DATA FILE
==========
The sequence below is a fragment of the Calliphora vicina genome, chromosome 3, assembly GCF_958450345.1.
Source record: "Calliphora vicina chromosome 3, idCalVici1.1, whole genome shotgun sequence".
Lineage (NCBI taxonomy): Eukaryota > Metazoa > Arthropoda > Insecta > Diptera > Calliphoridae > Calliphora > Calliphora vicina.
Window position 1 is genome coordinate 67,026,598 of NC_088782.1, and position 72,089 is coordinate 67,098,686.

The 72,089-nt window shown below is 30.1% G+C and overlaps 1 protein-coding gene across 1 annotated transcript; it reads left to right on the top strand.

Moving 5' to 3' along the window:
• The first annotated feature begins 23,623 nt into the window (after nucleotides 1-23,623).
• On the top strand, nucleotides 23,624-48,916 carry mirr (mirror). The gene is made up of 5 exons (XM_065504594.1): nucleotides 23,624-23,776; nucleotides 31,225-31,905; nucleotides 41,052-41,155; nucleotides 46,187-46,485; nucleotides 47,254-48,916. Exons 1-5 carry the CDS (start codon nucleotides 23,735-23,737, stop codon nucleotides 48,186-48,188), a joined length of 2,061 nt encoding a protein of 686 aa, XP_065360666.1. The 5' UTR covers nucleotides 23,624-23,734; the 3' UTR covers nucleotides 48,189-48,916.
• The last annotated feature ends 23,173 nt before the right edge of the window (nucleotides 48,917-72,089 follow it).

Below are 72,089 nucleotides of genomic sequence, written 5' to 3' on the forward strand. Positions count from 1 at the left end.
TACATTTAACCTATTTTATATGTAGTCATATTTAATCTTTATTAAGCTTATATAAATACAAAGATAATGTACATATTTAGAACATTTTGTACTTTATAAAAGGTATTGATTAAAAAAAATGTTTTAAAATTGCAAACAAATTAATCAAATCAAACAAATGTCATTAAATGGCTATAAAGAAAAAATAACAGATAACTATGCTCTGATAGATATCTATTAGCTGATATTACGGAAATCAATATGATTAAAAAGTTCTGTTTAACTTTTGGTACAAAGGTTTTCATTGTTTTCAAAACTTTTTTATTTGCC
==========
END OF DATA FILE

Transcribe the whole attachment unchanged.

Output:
The sequence below is a fragment of the Calliphora vicina genome, chromosome 3, assembly GCF_958450345.1.
Source record: "Calliphora vicina chromosome 3, idCalVici1.1, whole genome shotgun sequence".
Lineage (NCBI taxonomy): Eukaryota > Metazoa > Arthropoda > Insecta > Diptera > Calliphoridae > Calliphora > Calliphora vicina.
Window position 1 is genome coordinate 67,026,598 of NC_088782.1, and position 72,089 is coordinate 67,098,686.

The 72,089-nt window shown below is 30.1% G+C and overlaps 1 protein-coding gene across 1 annotated transcript; it reads left to right on the top strand.

Moving 5' to 3' along the window:
• The first annotated feature begins 23,623 nt into the window (after nucleotides 1-23,623).
• On the top strand, nucleotides 23,624-48,916 carry mirr (mirror). The gene is made up of 5 exons (XM_065504594.1): nucleotides 23,624-23,776; nucleotides 31,225-31,905; nucleotides 41,052-41,155; nucleotides 46,187-46,485; nucleotides 47,254-48,916. Exons 1-5 carry the CDS (start codon nucleotides 23,735-23,737, stop codon nucleotides 48,186-48,188), a joined length of 2,061 nt encoding a protein of 686 aa, XP_065360666.1. The 5' UTR covers nucleotides 23,624-23,734; the 3' UTR covers nucleotides 48,189-48,916.
• The last annotated feature ends 23,173 nt before the right edge of the window (nucleotides 48,917-72,089 follow it).

Below are 72,089 nucleotides of genomic sequence, written 5' to 3' on the forward strand. Positions count from 1 at the left end.
TACATTTAACCTATTTTATATGTAGTCATATTTAATCTTTATTAAGCTTATATAAATACAAAGATAATGTACATATTTAGAACATTTTGTACTTTATAAAAGGTATTGATTAAAAAAAATGTTTTAAAATTGCAAACAAATTAATCAAATCAAACAAATGTCATTAAATGGCTATAAAGAAAAAATAACAGATAACTATGCTCTGATAGATATCTATTAGCTGATATTACGGAAATCAATATGATTAAAAAGTTCTGTTTAACTTTTGGTACAAAGGTTTTCATTGTTTTCAAAACTTTTTTATTTGCC